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The Marriage Debate.

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Introduction

The Marriage Debate. This includes stories about the conflict between men and women in marriage; the propriety or otherwise of marrying more than once; whether the old ought to marry the young; and the sin or otherwise of adultery. A medieval marriage was often illustrated by a man and woman each pulling at a pair of trousers. As nearly all marriages were arranged for economic reasons; very few married for love. Furthermore, the absence of husbands on crusade (a kind of on-going Gulf War), or in the Hundred Years' war with France, led to an eager rivalry between landless young aristocrats (squires) for the 'favour' of attractive young wives, wealthy widows, or spinster heiresses, left in command of castles and manors. In order to bring order to the stampede, a complex system of codes of behaviour came into existence by which the aspring young man had to prove his ardour by undertaking some 'labour of love' or quest. This had the advantage of getting rid of an over-eager pest for a space of time in which he might prove his bravery and grow up. It was a very elaborate survival of the fittest. Lower down the social scale such devious niceties were dispensed with, and both the Miller and the Merchant's stories are about sexual opportunists. The Merchant's Tale is one of a group of four in the Canterbury Tales that concern marriage, which includes the Tales of the Wife of Bath, the Clerk, the Merchant, and the Franklin. ...read more.

Middle

`Rise up, my wife, my love, my lady free...' he says, and we realise, with some surprise, that perhaps he has become genuinely fond of her after all. Damian sneaks into the garden ahead of them and, once inside, January offers May even more of his possessions and `al myn heritage, toun, and tour' if she will be faithful to him. May, doubtless crossing her fingers behind her back, tells him that she is `a gentil womman and no wenche' and offers to accept a ducking in the river otherwise. She also tells January that men `ben ever untrewe' and at the same moment indicates to Damian that he should climb the pear tree they are standing beneath as she had instructed in an earlier letter. A digression follows in the form of a dialogue between Pluto, king of the underworld and his enforced bride, Proserpine, condemned to live with him for six months of every year. He feels sorry for January and decides to return his sight if May is unfaithful. Proserpine replies that if he does, then she will make sure that any women in `any gilt y-take' thereafter will always find a good excuse, even if `a man seyn a thing with bothe his yen', and both settle down to await events. May would appear to be pregnant by this time and as `a woman in my plyt' decided she would like a pear from the tree, albeit an unripe one in late June. ...read more.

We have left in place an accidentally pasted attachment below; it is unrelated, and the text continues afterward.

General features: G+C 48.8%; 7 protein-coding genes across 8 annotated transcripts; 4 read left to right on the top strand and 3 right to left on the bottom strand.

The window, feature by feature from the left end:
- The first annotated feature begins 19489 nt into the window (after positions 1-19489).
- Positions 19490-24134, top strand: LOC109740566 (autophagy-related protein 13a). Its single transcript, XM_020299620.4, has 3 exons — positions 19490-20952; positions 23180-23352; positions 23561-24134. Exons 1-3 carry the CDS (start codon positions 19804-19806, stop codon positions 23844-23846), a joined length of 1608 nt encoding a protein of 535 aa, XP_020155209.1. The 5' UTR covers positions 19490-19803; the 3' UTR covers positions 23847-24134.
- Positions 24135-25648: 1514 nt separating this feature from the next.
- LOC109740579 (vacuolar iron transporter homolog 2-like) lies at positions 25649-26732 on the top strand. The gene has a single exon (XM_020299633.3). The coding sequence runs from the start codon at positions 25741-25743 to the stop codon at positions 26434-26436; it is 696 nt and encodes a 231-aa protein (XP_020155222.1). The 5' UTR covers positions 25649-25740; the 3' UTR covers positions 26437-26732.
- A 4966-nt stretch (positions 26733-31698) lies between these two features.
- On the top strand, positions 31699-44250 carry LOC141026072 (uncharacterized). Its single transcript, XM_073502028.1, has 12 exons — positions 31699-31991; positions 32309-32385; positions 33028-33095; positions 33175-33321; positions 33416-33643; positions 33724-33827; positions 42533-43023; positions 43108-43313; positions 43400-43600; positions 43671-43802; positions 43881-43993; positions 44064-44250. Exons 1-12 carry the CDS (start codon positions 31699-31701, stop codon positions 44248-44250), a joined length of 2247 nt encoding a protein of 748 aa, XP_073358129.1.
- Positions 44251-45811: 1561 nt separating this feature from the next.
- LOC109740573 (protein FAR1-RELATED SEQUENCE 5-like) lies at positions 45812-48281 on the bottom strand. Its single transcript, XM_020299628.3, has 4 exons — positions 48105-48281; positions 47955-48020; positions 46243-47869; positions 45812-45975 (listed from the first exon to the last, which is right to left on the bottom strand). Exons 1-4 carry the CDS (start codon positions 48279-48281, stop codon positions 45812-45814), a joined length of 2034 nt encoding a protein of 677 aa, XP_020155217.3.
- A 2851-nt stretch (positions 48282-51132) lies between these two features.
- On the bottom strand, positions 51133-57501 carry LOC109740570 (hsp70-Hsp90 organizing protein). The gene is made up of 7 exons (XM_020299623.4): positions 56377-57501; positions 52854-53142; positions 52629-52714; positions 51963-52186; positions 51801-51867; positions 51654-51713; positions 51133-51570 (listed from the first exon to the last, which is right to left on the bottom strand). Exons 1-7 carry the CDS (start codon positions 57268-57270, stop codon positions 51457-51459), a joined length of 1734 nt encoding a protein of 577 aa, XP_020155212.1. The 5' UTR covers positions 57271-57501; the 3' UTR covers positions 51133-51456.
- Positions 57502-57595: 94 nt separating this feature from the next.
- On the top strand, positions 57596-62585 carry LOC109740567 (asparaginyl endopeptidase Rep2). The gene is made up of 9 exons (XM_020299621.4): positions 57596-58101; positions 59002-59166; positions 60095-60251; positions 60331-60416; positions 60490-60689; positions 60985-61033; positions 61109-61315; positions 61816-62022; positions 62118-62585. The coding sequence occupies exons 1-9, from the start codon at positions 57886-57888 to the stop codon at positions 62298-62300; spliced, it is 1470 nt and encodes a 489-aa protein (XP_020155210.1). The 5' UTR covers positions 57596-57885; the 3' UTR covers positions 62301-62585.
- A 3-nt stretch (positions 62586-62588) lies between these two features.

Conclusion

However, he seems to pass little judgment on the mercantile nature of the engagement. This matter is left to the reader to judge and wonder at. It is as if the Merchant is comfortable with "every writ and bond" by which [May] was endowed [Januarie's] land. The Biblical allusions in the poem and the consideration of Heaven play a part in Januarie's decisions and justifications. As May is brought to the marital bed, "as stille as stoon", the priest blesses the bed, thereby condoning the relationship in which Januarie simply uses May as a sexual object and a supplier of heirs. The Merchant makes a point of referring to women in the Bible who have been deceitful in some way, such as Rebecca who deceived her blind husband by gaining his blessing for the wrong son. Abigail saved her husband only to later make a marriage contract with another man. There are suggestions of May's excuse that her behaviour with Damyan in the tree returned Januarie's sight. She claims to have saved Januarie, but cares nothing for him. Chaucer's view of marriage can sometimes be difficult to distinguish form the views expressed by other characters in the poem, in particular the Merchant as their narration can become entwined. Chaucer appears to have a much more orthodox view of the reasons behind marriage than Januarie can be said to have. While Januarie sees marriage as something he should do to save his soul - and a means for sexual gratification, Chaucer has a more romantic view of marriage, enforcing his belief that infidelity is wrong. ...read more.

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